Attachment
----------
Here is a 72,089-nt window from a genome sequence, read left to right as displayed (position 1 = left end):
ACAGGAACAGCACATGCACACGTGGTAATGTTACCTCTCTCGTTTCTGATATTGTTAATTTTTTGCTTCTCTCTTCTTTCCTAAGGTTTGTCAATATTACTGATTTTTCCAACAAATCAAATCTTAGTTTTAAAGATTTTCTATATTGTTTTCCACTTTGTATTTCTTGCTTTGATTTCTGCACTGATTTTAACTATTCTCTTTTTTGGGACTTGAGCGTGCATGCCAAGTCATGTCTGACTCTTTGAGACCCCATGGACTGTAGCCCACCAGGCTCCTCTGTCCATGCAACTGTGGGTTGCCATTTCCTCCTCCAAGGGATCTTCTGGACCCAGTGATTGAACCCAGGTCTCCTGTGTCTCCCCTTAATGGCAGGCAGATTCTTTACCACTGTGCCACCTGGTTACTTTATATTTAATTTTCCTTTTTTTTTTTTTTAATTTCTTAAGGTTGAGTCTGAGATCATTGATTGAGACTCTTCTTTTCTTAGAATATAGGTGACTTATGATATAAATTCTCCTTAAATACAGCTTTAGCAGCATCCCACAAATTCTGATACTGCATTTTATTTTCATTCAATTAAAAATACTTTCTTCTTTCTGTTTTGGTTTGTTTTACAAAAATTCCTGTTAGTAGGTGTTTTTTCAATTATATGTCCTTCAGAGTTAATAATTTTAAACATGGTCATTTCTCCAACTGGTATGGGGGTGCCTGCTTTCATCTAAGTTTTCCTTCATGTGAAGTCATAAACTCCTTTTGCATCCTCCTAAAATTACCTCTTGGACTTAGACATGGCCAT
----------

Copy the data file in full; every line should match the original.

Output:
Here is a 72,089-nt window from a genome sequence, read left to right as displayed (position 1 = left end):
ACAGGAACAGCACATGCACACGTGGTAATGTTACCTCTCTCGTTTCTGATATTGTTAATTTTTTGCTTCTCTCTTCTTTCCTAAGGTTTGTCAATATTACTGATTTTTCCAACAAATCAAATCTTAGTTTTAAAGATTTTCTATATTGTTTTCCACTTTGTATTTCTTGCTTTGATTTCTGCACTGATTTTAACTATTCTCTTTTTTGGGACTTGAGCGTGCATGCCAAGTCATGTCTGACTCTTTGAGACCCCATGGACTGTAGCCCACCAGGCTCCTCTGTCCATGCAACTGTGGGTTGCCATTTCCTCCTCCAAGGGATCTTCTGGACCCAGTGATTGAACCCAGGTCTCCTGTGTCTCCCCTTAATGGCAGGCAGATTCTTTACCACTGTGCCACCTGGTTACTTTATATTTAATTTTCCTTTTTTTTTTTTTTAATTTCTTAAGGTTGAGTCTGAGATCATTGATTGAGACTCTTCTTTTCTTAGAATATAGGTGACTTATGATATAAATTCTCCTTAAATACAGCTTTAGCAGCATCCCACAAATTCTGATACTGCATTTTATTTTCATTCAATTAAAAATACTTTCTTCTTTCTGTTTTGGTTTGTTTTACAAAAATTCCTGTTAGTAGGTGTTTTTTCAATTATATGTCCTTCAGAGTTAATAATTTTAAACATGGTCATTTCTCCAACTGGTATGGGGGTGCCTGCTTTCATCTAAGTTTTCCTTCATGTGAAGTCATAAACTCCTTTTGCATCCTCCTAAAATTACCTCTTGGACTTAGACATGGCCAT